‘Kidnap’ an abduction thriller gone all wrong (Hindi Film Review - Rating **)

October 4th, 2008 - 4:55 pm ICT by IANS  

Film: “Kidnap”; Cast: Sanjay Dutt, Imran Khan, Minissha Lamba, Vidya Malvade; Director: Sanjay Gadhvi; Rating: **”Kidnap” is a thriller gone so wrong, you wonder if criminals in Bihar and Uttar Pradesh would believe the clumsy way Imran Khan handles the whole abduction.

But then, you can’t blame Imran. If the kidnap victim, a tycoon’s daughter with an allergy to wearing clothes, behaves like a hot temptress while being in captivity, then the hardest of criminals is bound to get confused.

Imran plays Kabeer, a guy who grows up in a rough remand home, living out the nightmare of torture and violence through sketches in the credit titles. This portion where Kabeer’s tortuous background is put forward in rapid fire movements is the most inventive part of this flat thriller.

“Kidnap” is an abduction story with no ransom. And that’s the least of its problems. Gadhvi’s screenplay goes wrong from the word go. The characters seem to function on auto-pilot. No rhyme or ransom seems to govern Kabeer’s progress from disgruntled kidnapper to a revengeful criminal to a reformed software engineer who at the end says goodbye and all the best to his kidnap victim whom he runs into in a restaurant.

If you ever wondered why crime pays, “Kidnap” tells you why. It tells potential kidnappers what not to do…Like ogle at your victim when she insists on bathing in the great big outdoors. It also tells the kidnapper not to visit his hostage’s home to find out why they aren’t picking up his threatening calls.

Yes, that’s the level of dim-witted kidnapping connivance that our kidnapper-hero is reduced to. Of course such a clumsy manoeuvre that puts to risk his entire endeavour as criminal on the run is a pretext for Gadhvi to stage the film’s classiest chase sequence between Sanjay and Imran, done in French Parkour style of outdoor action.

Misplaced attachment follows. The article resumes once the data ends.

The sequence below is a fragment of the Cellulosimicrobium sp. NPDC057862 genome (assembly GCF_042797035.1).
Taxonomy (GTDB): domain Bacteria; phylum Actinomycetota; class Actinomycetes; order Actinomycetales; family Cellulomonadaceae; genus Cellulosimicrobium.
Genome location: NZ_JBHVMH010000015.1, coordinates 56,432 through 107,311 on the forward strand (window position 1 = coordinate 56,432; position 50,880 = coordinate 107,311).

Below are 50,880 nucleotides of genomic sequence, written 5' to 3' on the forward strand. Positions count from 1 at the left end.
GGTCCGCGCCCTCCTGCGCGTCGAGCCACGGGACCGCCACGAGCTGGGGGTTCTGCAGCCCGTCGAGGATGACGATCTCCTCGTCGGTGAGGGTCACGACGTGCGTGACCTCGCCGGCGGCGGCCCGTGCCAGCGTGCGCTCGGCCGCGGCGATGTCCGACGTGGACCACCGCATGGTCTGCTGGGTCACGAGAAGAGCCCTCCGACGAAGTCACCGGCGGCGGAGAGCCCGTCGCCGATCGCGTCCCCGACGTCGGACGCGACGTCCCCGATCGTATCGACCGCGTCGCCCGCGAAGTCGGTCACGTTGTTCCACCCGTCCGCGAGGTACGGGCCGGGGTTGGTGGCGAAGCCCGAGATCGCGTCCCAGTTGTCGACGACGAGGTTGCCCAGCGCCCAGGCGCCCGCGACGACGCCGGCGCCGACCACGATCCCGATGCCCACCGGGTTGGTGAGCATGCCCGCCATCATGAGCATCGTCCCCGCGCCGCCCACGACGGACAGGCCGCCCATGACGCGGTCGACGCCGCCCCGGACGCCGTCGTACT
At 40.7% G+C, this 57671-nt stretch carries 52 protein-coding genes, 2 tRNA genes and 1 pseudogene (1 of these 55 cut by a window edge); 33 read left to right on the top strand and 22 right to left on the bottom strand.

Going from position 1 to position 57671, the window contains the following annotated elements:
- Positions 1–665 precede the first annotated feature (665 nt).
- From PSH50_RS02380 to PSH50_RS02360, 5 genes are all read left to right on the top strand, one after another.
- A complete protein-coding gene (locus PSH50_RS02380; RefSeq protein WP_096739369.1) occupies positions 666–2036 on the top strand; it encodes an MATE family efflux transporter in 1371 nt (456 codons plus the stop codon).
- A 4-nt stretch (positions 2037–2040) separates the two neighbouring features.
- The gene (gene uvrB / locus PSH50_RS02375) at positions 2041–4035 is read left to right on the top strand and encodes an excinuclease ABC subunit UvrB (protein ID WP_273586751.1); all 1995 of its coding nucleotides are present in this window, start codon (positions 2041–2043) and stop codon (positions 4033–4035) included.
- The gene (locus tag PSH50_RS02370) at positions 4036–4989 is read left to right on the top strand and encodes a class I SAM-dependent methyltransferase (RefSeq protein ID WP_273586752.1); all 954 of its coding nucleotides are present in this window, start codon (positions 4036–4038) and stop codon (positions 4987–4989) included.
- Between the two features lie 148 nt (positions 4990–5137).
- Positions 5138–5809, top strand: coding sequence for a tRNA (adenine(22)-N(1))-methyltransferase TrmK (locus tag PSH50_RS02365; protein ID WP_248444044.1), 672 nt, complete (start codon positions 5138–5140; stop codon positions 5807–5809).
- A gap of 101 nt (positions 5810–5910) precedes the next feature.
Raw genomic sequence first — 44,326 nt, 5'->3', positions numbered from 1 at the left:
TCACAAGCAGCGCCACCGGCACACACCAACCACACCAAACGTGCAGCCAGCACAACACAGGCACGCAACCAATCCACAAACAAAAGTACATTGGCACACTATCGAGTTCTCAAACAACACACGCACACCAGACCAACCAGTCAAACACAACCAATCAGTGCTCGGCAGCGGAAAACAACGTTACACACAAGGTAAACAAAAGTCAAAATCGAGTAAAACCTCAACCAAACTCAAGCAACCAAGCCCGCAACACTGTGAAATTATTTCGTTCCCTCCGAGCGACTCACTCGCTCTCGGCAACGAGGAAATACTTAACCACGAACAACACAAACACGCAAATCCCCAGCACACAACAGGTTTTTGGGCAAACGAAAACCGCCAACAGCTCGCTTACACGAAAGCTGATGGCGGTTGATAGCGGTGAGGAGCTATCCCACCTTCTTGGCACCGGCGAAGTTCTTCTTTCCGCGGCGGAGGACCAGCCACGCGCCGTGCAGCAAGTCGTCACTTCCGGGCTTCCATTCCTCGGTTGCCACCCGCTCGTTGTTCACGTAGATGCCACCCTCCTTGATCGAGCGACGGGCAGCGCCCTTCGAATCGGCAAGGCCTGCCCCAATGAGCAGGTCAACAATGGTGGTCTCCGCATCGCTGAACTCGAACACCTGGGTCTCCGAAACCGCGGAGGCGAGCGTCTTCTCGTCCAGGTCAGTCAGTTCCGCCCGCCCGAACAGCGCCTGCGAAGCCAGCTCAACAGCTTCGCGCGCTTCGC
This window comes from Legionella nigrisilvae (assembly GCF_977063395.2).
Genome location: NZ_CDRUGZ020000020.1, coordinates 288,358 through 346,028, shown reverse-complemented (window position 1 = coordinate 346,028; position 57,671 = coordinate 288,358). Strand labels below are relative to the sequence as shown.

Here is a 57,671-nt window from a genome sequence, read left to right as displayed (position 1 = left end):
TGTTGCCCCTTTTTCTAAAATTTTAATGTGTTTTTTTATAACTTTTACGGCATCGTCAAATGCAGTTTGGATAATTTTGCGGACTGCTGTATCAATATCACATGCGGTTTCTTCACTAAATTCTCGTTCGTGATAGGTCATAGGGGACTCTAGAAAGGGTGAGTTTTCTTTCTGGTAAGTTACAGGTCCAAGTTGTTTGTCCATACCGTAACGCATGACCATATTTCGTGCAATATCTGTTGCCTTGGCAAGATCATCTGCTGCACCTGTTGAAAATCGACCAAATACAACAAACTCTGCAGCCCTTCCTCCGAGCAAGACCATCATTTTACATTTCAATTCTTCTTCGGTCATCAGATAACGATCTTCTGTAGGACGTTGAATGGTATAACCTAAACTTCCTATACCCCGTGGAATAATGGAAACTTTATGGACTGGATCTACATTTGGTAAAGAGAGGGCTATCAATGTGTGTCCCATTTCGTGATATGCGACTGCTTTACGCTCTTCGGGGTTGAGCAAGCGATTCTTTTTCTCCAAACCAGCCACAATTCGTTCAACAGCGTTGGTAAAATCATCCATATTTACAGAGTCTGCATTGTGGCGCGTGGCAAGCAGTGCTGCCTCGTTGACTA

The songs, chase, drama and the lighter moments all get in the way of the storytelling. Kidnap is one big celebration of hurdles and obstacles created by a writer-director who had the best possible cat-and-mouse game in mind.

But somewhere along the way Gadhvi loses his way.

It’s hard to believe Gadhvi created the two ultra-chic “Dhoom” films since “Kidnap” lacks both style and substance. The characters are incredibly inept. So don’t blame the mawkish performances on the actors.

Sanjay, playing a suave billionaire, is made to break into a rival industrialist’s (Raj Zutsi) mansion to steal money. Just when you start scratching your head at the criminal’s wisdom at putting the tycoon through these perverse paces, he’s put into a fireman’s outfit squirting water into a burning prison campus.

Where did the smoke come from? Could it be the audiences fuming at being led up the garden path only to find a road block at the end of the reign-blow?

Baffling on many levels, the biggest piece in this jumbled jigsaw is the casting of Vidya as Sanjay’s wife and Reema Lagoo as her mom. Maybe they wanted to keep the family young.

Imran is just about the only bearable factor in the whole mess. He stays in character, expresses pain with more than just a grimace and scowl. His eyes search far beyond the set stage for answers to the question of human pain.

We join him in this search, wondering why “Kidnap” turns out be such an agonising journey into the doomed.

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